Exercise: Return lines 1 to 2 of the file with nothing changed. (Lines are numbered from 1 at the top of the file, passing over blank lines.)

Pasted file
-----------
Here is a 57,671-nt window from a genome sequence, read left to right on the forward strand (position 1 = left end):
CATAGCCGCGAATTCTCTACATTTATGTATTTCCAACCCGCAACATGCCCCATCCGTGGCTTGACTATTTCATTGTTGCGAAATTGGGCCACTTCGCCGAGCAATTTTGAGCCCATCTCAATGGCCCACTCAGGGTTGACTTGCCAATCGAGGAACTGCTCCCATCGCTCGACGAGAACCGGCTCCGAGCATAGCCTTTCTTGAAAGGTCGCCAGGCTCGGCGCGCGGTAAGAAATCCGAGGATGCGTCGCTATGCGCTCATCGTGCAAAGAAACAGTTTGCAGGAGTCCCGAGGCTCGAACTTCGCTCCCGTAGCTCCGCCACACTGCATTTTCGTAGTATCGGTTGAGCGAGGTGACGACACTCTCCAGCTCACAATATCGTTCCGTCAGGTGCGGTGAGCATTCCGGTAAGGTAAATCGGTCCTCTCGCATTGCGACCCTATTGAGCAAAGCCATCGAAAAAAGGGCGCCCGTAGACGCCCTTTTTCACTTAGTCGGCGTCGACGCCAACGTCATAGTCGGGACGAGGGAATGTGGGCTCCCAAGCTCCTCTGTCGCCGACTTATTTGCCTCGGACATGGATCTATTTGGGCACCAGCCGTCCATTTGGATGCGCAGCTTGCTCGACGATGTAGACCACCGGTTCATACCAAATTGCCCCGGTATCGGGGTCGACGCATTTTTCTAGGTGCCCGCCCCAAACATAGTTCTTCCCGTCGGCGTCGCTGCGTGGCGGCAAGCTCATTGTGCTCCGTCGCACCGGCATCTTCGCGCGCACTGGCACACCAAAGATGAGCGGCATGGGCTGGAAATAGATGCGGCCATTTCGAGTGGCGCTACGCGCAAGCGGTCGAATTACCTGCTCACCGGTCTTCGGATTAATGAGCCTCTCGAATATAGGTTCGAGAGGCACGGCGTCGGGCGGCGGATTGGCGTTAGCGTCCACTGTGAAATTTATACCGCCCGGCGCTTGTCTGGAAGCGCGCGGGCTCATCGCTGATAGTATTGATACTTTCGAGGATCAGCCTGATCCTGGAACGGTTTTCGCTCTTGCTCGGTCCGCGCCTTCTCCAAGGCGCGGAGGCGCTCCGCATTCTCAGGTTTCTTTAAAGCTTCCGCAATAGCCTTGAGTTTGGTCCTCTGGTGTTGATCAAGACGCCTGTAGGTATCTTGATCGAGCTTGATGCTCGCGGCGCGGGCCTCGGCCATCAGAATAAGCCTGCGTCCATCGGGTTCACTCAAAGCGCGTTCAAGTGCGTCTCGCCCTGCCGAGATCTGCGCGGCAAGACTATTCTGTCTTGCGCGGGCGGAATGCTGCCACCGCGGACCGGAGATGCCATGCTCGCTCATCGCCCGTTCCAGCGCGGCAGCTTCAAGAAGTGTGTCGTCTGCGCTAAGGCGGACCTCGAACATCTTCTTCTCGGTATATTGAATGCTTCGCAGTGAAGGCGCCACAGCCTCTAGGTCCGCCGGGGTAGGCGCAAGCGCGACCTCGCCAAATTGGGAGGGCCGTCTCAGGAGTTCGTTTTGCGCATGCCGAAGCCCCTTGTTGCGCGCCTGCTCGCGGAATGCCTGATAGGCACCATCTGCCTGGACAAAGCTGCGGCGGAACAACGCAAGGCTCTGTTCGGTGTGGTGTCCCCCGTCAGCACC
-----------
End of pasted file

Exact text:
Here is a 57,671-nt window from a genome sequence, read left to right on the forward strand (position 1 = left end):
CATAGCCGCGAATTCTCTACATTTATGTATTTCCAACCCGCAACATGCCCCATCCGTGGCTTGACTATTTCATTGTTGCGAAATTGGGCCACTTCGCCGAGCAATTTTGAGCCCATCTCAATGGCCCACTCAGGGTTGACTTGCCAATCGAGGAACTGCTCCCATCGCTCGACGAGAACCGGCTCCGAGCATAGCCTTTCTTGAAAGGTCGCCAGGCTCGGCGCGCGGTAAGAAATCCGAGGATGCGTCGCTATGCGCTCATCGTGCAAAGAAACAGTTTGCAGGAGTCCCGAGGCTCGAACTTCGCTCCCGTAGCTCCGCCACACTGCATTTTCGTAGTATCGGTTGAGCGAGGTGACGACACTCTCCAGCTCACAATATCGTTCCGTCAGGTGCGGTGAGCATTCCGGTAAGGTAAATCGGTCCTCTCGCATTGCGACCCTATTGAGCAAAGCCATCGAAAAAAGGGCGCCCGTAGACGCCCTTTTTCACTTAGTCGGCGTCGACGCCAACGTCATAGTCGGGACGAGGGAATGTGGGCTCCCAAGCTCCTCTGTCGCCGACTTATTTGCCTCGGACATGGATCTATTTGGGCACCAGCCGTCCATTTGGATGCGCAGCTTGCTCGACGATGTAGACCACCGGTTCATACCAAATTGCCCCGGTATCGGGGTCGACGCATTTTTCTAGGTGCCCGCCCCAAACATAGTTCTTCCCGTCGGCGTCGCTGCGTGGCGGCAAGCTCATTGTGCTCCGTCGCACCGGCATCTTCGCGCGCACTGGCACACCAAAGATGAGCGGCATGGGCTGGAAATAGATGCGGCCATTTCGAGTGGCGCTACGCGCAAGCGGTCGAATTACCTGCTCACCGGTCTTCGGATTAATGAGCCTCTCGAATATAGGTTCGAGAGGCACGGCGTCGGGCGGCGGATTGGCGTTAGCGTCCACTGTGAAATTTATACCGCCCGGCGCTTGTCTGGAAGCGCGCGGGCTCATCGCTGATAGTATTGATACTTTCGAGGATCAGCCTGATCCTGGAACGGTTTTCGCTCTTGCTCGGTCCGCGCCTTCTCCAAGGCGCGGAGGCGCTCCGCATTCTCAGGTTTCTTTAAAGCTTCCGCAATAGCCTTGAGTTTGGTCCTCTGGTGTTGATCAAGACGCCTGTAGGTATCTTGATCGAGCTTGATGCTCGCGGCGCGGGCCTCGGCCATCAGAATAAGCCTGCGTCCATCGGGTTCACTCAAAGCGCGTTCAAGTGCGTCTCGCCCTGCCGAGATCTGCGCGGCAAGACTATTCTGTCTTGCGCGGGCGGAATGCTGCCACCGCGGACCGGAGATGCCATGCTCGCTCATCGCCCGTTCCAGCGCGGCAGCTTCAAGAAGTGTGTCGTCTGCGCTAAGGCGGACCTCGAACATCTTCTTCTCGGTATATTGAATGCTTCGCAGTGAAGGCGCCACAGCCTCTAGGTCCGCCGGGGTAGGCGCAAGCGCGACCTCGCCAAATTGGGAGGGCCGTCTCAGGAGTTCGTTTTGCGCATGCCGAAGCCCCTTGTTGCGCGCCTGCTCGCGGAATGCCTGATAGGCACCATCTGCCTGGACAAAGCTGCGGCGGAACAACGCAAGGCTCTGTTCGGTGTGGTGTCCCCCGTCAGCACC